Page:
The UK's Defence Science and Technology Laboratory (Dstl) is leading a programme, referred to as the Light Fires Platform (LFP), to study a potential replacement for the towed 105 mm L118 Light Gun.
The LFP effort is at a pre-concept phase that is now in its second year and is due to be completed in 2022, according to Ricky Hart, principal advisor for Land Weapons and Land Fires at Dstl.
An L118 Light Gun waiting to be airlifted by an RAF Chinook. (Janes/Patrick Allen)
Hart said unmanned, autonomous, and self-propelled concepts are being considered for technology development.
According to Dstl, “The study is investigating and evaluating multiple calibres and advanced projectiles in order to increase range, improve end effect, improve accuracy, improve tactical/strategic mobility, and reduce crew members.” High-explosive, illumination, smoke, and terminally guided rounds could potentially be fired.
Potential options could include a more mobile 105 mm weapon, 120 mm mortar, or a 5 inch (127 mm) naval weapon. An artist's impression, released by Dstl as an example, showed a mobile 4×4 platform armed with a 105 mm weapon.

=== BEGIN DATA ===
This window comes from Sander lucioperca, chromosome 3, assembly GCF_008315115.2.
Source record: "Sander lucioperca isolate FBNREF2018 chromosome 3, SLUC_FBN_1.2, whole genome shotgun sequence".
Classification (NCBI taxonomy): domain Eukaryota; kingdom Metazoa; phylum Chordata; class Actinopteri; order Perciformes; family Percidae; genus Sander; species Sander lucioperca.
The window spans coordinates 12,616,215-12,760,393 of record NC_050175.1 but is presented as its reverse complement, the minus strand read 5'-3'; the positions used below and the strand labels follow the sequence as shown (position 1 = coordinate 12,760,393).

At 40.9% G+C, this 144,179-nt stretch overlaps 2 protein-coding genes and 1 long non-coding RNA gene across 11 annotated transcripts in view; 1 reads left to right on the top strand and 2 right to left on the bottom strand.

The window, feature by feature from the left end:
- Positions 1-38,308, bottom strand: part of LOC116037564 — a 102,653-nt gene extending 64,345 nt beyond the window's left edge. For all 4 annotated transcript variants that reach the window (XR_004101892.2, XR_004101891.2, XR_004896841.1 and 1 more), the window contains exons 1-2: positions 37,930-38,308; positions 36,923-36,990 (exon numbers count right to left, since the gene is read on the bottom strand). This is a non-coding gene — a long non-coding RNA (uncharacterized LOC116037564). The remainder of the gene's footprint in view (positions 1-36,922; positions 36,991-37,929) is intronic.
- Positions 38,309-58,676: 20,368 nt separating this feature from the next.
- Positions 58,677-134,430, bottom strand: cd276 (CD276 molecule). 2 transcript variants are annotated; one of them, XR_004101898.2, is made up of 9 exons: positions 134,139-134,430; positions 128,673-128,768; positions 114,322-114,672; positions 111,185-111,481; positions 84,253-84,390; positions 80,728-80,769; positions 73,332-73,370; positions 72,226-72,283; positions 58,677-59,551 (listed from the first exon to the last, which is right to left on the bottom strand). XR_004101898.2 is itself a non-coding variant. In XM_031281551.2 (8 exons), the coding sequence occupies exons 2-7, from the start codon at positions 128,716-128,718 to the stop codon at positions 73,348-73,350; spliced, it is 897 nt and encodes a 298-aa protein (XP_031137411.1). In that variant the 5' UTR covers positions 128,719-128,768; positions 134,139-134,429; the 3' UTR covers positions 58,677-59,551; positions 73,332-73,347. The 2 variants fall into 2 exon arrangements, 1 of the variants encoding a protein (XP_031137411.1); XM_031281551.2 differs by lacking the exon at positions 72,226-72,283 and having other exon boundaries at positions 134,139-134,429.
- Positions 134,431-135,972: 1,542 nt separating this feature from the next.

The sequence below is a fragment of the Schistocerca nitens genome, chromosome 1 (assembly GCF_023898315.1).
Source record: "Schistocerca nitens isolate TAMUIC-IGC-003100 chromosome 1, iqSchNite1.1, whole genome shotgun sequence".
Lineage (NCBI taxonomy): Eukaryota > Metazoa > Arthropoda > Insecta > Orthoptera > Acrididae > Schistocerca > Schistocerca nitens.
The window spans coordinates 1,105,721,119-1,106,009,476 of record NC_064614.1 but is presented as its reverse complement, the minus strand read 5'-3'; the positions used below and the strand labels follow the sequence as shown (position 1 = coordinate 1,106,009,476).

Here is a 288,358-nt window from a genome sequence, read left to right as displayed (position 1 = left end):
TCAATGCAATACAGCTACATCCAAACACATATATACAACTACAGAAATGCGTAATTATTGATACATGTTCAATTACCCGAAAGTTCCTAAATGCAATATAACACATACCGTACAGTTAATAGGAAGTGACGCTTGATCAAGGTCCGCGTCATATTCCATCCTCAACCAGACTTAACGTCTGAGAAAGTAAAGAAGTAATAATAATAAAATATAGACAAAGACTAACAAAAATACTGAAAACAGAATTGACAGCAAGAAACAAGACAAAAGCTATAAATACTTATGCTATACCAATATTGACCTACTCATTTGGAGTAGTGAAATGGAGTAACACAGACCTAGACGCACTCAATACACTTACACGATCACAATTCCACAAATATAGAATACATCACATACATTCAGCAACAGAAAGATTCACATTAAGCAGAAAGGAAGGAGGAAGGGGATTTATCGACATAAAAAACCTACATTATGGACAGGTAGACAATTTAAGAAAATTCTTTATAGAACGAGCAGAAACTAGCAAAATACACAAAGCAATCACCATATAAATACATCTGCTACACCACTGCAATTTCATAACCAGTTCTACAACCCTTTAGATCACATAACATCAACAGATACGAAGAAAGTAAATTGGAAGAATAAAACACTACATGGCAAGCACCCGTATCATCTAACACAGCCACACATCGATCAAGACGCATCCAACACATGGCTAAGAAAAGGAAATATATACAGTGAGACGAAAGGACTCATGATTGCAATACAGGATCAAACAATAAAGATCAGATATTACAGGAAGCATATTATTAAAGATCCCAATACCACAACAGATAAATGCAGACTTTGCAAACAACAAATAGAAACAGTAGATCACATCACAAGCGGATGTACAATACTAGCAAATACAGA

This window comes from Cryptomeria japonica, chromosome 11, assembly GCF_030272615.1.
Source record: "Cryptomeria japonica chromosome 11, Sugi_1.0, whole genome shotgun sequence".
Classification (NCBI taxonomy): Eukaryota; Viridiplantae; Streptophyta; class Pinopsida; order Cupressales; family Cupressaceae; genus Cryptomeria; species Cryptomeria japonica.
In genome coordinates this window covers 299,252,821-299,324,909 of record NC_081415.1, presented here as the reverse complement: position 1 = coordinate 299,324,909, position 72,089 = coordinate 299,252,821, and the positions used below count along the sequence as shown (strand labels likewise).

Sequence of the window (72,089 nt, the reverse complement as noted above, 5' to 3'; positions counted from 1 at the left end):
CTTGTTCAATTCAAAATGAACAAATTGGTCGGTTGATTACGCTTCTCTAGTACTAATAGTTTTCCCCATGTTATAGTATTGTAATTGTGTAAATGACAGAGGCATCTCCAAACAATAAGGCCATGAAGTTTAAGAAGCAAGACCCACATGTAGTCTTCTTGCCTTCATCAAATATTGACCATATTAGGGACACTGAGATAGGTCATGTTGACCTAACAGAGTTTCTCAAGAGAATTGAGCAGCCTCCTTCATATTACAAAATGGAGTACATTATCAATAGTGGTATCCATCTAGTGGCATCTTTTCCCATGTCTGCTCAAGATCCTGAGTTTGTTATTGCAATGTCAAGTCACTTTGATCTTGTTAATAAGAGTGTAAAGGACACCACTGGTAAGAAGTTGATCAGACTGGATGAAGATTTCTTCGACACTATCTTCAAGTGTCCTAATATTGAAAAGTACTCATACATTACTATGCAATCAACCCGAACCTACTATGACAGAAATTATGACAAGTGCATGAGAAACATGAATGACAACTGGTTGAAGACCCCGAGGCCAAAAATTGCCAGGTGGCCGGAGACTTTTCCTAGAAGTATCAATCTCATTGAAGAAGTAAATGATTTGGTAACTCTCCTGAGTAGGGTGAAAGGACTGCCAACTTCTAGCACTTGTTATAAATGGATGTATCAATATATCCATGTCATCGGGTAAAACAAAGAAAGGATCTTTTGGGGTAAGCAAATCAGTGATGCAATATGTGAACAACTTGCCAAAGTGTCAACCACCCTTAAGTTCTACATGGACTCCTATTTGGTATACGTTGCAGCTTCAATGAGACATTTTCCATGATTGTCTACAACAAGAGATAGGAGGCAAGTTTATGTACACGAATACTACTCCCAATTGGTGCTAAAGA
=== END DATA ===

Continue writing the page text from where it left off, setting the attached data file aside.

First production 105 mm L118 Light Guns were completed for the Royal Artillery in 1974, with the most recent upgrade being the installation of Leonardo's Laser Inertial Navigation Artillery Pointing System, which is also referred to as an Artillery Pointing System.
The maximum range of the current 105 mm L118 Light Gun, firing the L31 high-explosive projectile, is 17.2 km.
Under the latest British Army reorganisation, two Heavy Brigade Combat Teams (HBCT) will be equipped with an artillery system selected for the upcoming Mobile Fires Platform (MFP), which will be a 155 mm/52 calibre system that could be tracked or wheeled.